J Plant Ecol ›› 2010, Vol. 3 ›› Issue (2): 131-137.doi: 10.1093/jpe/rtq010

• Research Articles • Previous Articles     Next Articles

Soil nutrient patchiness affects nutrient use efficiency, though not photosynthesis and growth of parental Glechoma longituba ramets: both patch contrast and direction matter

Hao-qin Xiong1,2,3,*   

  1. 1 State Key Laboratory of Vegetation and Environmental Change, Institute of Botany, Chinese Academy of Sciences, Beijing 100093, China; 2 Graduate University of Chinese Academy of Sciences, Beijing 100049, China; 3 Department of Environmental Science and Engineering, Southwest Forestry University, Kunming 650224, China
  • Received:2009-12-08 Accepted:2010-03-21 Online:2010-04-13 Published:2010-05-26
  • Contact: Xiong, Hao-Qin E-mail:haoqinxiong@yahoo.com.cn

Abstract: Aims Most plants are clonal in nature. Clonal ramets can share water, nutrients and photosynthate, especially when they experience patchy resources. Patch contrast (i.e. a difference in resources among patches) and patch direction (i.e. source–sink relations) are among the basic attributes of spatial patchiness. Here, I hypothesize that young established ramets in nutrient-rich patches support old ramets in nutrient-poor patches when ramets are subjected to different patch contrasts and patch directions.
Methods In a greenhouse experiment, old and young ramets of Glechoma longituba were grown in four combinations consisting of patch contrast and patch direction. Minus patch direction refers to a patch combination in which parent ramets grow in nutrient-rich patches while connected daughter ramets grow in nutrient-poor ones and plus patch direction is the opposite direction. I measured photosynthesis and fluorescence traits, harvested all ramets, took morphological measures, weighed their dry mass and determined their nutrient uptake and use.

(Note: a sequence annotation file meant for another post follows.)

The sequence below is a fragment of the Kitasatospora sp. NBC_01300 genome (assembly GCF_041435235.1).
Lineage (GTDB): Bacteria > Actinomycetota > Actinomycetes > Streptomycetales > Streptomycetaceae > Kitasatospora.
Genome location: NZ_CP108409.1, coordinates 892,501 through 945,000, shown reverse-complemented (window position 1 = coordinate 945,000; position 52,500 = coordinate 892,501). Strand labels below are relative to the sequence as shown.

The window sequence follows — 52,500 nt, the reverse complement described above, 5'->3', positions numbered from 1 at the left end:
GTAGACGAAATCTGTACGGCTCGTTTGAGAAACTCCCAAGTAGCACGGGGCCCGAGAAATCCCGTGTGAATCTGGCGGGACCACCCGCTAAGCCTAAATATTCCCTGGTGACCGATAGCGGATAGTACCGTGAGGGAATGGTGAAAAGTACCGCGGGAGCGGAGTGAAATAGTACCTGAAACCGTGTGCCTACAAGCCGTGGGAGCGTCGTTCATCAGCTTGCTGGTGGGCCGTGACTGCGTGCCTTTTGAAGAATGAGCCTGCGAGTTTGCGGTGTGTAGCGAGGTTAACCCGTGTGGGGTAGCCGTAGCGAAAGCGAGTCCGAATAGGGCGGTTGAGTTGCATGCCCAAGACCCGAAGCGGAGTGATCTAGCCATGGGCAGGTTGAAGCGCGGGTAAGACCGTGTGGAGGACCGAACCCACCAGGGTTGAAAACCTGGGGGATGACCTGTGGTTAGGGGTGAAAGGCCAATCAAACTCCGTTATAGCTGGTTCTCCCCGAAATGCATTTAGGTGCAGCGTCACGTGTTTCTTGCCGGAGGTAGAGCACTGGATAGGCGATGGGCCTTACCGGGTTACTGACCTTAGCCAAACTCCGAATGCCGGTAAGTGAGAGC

Important findings For parental ramets of G. longituba, patch contrast and patch direction and their interactions had no significant effects on net photosynthetic rate, maximal fluorescence yield, photochemical quenching (quenching refers to any process which decreases the fluorescence intensity of a given substance), non-photochemical quenching, nutrient uptake, biomass and stolon weight ratio. Patch direction alone significantly affected root weight ratio. Large patch contrast enhanced N use efficiency (NUE) and P use efficiency (PUE); plus patch direction decreased NUE, but increased PUE; the patch contrast by patch direction interaction affected PUE and K use efficiency (KUE). There were significant interactions between patch direction and patch contrast on PUE and KUE. It is concluded that soil nutrient patchiness may influence nutrient use strategies, but not nutrient uptake, photosynthesis and growth of parent ramets of G. longituba connected to daughter ramets, and that patch contrast and patch direction jointly affect PUE and KUE.

Key words: chlorophyll fluorescence, Glechoma longituba, growth and allocation, nutrient use strategy, photosynthesis, soil nutrient patchiness

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